Motorcycle owners need to periodically check the wear indicator associated with their tire grooves. If the wear indicators are at the same level as the tread’s surface, the tires probably need to be replaced.

Valve Caps

Proper use of valve caps can prevent air from escaping from one’s motorcycle tires. It can also prevent dirt from getting into the valve, improving overall efficiency of the tires.

Warming Up

Start at a moderate speed when you first get on your motorcycle. Doing so helps allow the tires to reach their core operating temperatures in a much smoother manner. When the tires do reach their warm-up, they will offer the best grip for the motorcycle rider.

Breaking In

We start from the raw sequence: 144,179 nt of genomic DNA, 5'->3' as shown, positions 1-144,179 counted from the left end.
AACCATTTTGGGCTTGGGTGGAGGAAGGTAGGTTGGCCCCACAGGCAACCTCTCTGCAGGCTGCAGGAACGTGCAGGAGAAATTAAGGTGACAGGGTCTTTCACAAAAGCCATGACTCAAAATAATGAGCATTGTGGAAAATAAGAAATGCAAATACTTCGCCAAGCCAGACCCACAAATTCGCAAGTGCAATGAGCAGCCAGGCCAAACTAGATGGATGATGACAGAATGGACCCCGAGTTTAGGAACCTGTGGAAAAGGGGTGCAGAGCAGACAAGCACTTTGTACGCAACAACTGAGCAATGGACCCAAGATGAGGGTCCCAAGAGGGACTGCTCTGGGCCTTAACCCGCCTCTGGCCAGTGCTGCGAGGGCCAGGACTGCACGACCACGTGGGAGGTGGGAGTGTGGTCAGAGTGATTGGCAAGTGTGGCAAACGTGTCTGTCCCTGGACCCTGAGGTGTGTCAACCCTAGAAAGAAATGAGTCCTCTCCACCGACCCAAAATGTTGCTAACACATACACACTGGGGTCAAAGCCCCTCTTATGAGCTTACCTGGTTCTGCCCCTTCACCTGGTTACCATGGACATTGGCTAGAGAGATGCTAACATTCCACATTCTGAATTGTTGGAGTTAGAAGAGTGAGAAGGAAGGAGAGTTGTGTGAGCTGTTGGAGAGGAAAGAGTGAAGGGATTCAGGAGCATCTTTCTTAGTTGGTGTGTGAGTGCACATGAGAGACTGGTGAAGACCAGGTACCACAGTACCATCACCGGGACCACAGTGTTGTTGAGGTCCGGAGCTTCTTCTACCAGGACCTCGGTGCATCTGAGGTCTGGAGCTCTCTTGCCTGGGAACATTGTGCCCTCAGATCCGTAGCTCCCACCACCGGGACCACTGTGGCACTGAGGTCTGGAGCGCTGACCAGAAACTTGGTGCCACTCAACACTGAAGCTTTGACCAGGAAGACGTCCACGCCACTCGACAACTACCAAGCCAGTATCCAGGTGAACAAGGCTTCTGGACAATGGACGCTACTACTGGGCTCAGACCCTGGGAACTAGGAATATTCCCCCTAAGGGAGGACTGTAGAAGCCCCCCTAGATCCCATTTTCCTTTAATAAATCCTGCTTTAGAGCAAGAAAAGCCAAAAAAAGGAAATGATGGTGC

Don’t accelerate rapidly or use hard cornering techniques once your tires have appropriately warmed up, as this can quickly wear them out. You will want to avoid doing these things for at least 50 kilometers. This is the amount of time/distance it takes for the tread area to be completely worn off.

Getting the Repairs

It is important that you acquire basic knowledge associated with motorcycle repair, so you won’t have to rely on a mechanic should you have problems with your tires or even the vehicle itself. Numerous books and e-books are available to help provide the basics for motorcycle riders who are new to the experience. Some of them are free. Either way, take advantage of the information so you won’t find yourself being stranded if something does go wrong with your motorcycle’s tires.

Article Source: http://www.articlesbase.com/motorcycles-articles/what-every-motorcycle-owner-needs-to-know-about-motorcycle-tires-303719.html

About the Author

Gregg Hall is an author living with his 18 year old son in Jensen Beach, Florida. Find more about motorcycle accessories as well as motorcycle tires at http://www.nsearch.com

Judy McCarroll Rides